Trump promises unity, 'great relationships'
US president-elect Donald Trump said yesterday in his victory speech that it was time for America to bind the wounds of division and come together as one united people.
"We will seek common ground, not hostility, partnership, not conflict," he said at a rally of overjoyed supporters at the New York Hilton Midtown hotel. In a somewhat gracious speech, he commended the campaign effort of his opponent, former first lady and secretary of state Hillary Clinton.
Said the 70-year-old billionaire real estate developer: "We owe her a major debt of gratitude for her service to our country."
Mr Trump called for Americans to come together as a united people, and promised to reach out to voters who had not supported him "so we can work together", Xinhua reported.
He repeated some of his campaign rhetoric and proposals, saying that his administration will fix the country's inner cities, rebuild infrastructure, and "double our growth and have the strongest economy anywhere in the world".
Mr Trump also promised to have "great relationships" with the rest of the world.
He said it was not a campaign but a movement that had won him the White House, comprising "all people of different backgrounds and beliefs", Telegraph reported.
He said victory had been "tough".
"This political stuff is nasty and it's tough," he said while thanking his family.
The crowd was respectful at the mention of Mrs Clinton.
In a conciliatory speech, Mr Trump added: "We will get along with all other nations willing to get along with us.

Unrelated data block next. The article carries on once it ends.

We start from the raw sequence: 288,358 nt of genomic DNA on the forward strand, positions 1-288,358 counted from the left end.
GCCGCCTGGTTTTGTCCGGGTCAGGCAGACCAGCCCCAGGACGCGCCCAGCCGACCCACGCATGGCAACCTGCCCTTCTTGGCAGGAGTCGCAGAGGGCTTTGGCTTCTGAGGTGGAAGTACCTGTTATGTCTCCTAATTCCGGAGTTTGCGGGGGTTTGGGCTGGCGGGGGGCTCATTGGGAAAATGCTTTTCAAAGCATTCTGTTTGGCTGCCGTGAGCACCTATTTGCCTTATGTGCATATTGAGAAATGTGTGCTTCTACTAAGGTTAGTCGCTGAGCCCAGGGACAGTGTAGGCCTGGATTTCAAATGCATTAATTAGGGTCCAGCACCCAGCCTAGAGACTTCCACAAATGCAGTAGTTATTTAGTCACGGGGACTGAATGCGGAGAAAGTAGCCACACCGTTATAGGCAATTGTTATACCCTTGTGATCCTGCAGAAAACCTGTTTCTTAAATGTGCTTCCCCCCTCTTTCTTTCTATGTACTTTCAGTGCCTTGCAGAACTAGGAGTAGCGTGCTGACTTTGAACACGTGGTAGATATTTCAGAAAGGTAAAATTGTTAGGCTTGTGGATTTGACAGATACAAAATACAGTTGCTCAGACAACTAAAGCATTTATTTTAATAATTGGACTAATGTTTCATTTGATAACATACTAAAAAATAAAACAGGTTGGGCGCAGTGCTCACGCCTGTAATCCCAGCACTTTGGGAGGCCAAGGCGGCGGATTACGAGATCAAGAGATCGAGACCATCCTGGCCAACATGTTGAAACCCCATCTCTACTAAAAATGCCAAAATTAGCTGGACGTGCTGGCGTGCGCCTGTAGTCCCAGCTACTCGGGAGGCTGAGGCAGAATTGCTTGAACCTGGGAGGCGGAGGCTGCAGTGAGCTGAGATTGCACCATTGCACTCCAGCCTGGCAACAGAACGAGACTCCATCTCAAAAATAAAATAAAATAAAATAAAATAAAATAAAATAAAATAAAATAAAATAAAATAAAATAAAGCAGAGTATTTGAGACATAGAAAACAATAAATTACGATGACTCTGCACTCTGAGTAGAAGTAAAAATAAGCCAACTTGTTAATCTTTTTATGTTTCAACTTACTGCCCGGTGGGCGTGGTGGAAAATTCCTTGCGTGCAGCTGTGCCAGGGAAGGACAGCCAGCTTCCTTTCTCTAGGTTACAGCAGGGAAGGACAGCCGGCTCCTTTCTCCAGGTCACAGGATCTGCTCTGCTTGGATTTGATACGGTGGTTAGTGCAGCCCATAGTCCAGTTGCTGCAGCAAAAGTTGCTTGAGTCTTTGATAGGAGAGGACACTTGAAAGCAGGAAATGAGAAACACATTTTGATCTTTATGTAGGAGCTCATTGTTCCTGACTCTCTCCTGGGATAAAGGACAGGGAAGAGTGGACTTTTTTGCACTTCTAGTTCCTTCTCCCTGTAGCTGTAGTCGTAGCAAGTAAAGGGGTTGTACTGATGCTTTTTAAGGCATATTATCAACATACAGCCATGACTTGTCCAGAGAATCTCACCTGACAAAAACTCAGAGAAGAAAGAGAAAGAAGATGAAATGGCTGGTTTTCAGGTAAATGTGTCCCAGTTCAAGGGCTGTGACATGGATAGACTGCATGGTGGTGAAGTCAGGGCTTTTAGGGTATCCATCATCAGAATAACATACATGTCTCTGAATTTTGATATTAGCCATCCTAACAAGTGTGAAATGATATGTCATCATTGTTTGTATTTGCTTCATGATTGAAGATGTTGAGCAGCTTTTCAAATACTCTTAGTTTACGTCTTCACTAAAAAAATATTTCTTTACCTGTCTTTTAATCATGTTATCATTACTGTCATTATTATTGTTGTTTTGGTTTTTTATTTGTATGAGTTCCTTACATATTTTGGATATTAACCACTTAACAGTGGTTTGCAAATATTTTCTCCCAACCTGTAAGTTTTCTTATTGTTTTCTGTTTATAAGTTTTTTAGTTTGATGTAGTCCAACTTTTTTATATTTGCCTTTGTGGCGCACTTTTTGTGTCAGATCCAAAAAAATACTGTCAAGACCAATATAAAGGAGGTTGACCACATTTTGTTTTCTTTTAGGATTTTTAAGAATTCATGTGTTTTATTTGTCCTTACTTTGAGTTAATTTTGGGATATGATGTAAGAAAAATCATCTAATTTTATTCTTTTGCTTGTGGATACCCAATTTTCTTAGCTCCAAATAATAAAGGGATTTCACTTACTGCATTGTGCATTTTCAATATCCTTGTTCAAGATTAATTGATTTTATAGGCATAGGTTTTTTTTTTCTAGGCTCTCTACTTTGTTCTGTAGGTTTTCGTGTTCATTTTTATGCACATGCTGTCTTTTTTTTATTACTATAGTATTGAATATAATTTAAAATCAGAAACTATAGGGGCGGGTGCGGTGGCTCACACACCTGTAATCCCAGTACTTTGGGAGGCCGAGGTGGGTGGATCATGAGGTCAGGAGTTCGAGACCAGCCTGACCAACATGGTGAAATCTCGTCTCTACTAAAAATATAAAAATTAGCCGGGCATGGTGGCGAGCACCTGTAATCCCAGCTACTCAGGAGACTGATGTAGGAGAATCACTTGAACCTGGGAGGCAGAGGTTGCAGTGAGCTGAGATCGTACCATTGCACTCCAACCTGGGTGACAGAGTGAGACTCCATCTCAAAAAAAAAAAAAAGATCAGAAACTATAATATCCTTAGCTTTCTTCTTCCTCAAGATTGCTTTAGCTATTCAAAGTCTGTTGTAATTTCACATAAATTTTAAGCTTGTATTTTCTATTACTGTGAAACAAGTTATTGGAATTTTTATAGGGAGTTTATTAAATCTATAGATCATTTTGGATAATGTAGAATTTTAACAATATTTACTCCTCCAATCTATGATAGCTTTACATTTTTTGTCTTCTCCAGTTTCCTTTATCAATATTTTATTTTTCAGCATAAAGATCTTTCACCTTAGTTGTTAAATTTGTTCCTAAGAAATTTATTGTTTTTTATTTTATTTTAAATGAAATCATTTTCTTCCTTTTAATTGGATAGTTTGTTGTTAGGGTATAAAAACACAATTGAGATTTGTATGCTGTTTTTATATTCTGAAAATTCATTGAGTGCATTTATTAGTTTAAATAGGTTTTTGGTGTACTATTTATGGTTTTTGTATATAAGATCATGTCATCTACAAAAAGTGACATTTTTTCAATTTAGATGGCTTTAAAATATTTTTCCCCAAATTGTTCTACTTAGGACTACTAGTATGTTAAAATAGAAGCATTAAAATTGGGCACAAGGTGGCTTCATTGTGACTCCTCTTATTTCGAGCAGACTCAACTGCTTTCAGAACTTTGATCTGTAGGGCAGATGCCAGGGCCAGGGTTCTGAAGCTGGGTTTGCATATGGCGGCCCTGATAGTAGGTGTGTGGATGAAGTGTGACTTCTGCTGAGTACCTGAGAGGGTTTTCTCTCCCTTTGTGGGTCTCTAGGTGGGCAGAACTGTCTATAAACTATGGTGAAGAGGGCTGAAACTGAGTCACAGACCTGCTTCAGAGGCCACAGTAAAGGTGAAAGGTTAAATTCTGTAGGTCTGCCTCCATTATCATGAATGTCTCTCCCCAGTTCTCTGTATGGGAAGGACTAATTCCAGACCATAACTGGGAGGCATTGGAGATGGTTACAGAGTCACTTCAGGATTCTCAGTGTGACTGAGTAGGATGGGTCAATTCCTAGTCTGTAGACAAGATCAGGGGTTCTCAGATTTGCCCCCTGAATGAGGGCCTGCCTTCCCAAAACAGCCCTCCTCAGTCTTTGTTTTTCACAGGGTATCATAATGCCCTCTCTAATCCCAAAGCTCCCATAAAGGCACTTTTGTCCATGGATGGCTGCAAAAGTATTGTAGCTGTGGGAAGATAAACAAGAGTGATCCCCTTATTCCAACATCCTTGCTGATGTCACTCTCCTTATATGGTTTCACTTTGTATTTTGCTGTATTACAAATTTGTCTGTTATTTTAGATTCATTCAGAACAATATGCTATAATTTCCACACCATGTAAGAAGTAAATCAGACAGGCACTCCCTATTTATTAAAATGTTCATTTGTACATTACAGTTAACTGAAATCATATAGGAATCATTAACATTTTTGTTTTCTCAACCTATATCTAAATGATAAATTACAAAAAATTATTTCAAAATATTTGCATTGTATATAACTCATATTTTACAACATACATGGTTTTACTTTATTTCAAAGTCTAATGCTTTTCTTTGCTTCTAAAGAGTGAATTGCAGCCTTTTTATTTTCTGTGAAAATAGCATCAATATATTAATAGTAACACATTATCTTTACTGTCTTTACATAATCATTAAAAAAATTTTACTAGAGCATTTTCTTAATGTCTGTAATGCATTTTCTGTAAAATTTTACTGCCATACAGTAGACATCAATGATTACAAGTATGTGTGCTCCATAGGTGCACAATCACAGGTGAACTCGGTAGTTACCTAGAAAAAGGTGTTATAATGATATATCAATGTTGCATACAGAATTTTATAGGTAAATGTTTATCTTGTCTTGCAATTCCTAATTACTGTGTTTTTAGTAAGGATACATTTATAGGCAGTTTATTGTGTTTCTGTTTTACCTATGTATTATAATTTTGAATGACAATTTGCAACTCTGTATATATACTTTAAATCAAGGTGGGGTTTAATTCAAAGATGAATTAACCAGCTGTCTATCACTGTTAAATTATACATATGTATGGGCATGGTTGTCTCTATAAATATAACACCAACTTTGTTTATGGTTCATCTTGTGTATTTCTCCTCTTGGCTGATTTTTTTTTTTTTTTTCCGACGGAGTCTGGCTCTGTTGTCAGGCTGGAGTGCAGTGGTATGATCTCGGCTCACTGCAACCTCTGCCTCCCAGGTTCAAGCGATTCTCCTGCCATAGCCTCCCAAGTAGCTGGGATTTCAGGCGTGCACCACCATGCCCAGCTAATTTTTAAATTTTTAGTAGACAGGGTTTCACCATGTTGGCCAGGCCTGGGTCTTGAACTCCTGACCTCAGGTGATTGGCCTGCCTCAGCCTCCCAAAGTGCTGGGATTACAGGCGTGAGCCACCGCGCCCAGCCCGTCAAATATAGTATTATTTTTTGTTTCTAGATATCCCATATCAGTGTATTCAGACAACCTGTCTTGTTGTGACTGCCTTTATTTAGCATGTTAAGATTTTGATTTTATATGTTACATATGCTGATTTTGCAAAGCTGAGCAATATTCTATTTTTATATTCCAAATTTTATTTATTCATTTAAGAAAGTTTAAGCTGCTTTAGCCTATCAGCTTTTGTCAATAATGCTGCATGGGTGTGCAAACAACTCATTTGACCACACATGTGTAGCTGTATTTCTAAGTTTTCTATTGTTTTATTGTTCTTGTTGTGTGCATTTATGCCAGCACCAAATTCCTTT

"We will deal fairly with everyone. We will seek common ground, partnership not conflict.
"America will no longer settle for anything less than the best. We must reclaim our destiny."
At Trump's victory party, where a raucous crowd indulged in a cash bar and wore hats bearing his ubiquitous campaign slogan "Make America Great Again," voters expressed gratification that their voices had, at last, been heard, The New York Times reported.
"He was talking to people who weren't being spoken to," said Mr Joseph Gravagna, 37, a marketing company owner from Rockland County, New York.
"That's how I knew he was going to win."
Meanwhile, in her concession speech last night (Singapore time), Mrs Clinton told a room of bleary-eyed aides and supporters: "I'm sorry that we did not win this election for the values we share and the visions we hold.
"But I feel pride and gratitude ... You represent the best of America.
"This is painful, and it will be for a long time.
"But our campaign was never about one person or one election, it was about the country we love."
She thanked her supporters and her running mate Tim Kaine.
Then, she thanked President Obama and the First Lady: "Our country owes you an enormous bit of debt and gratitude."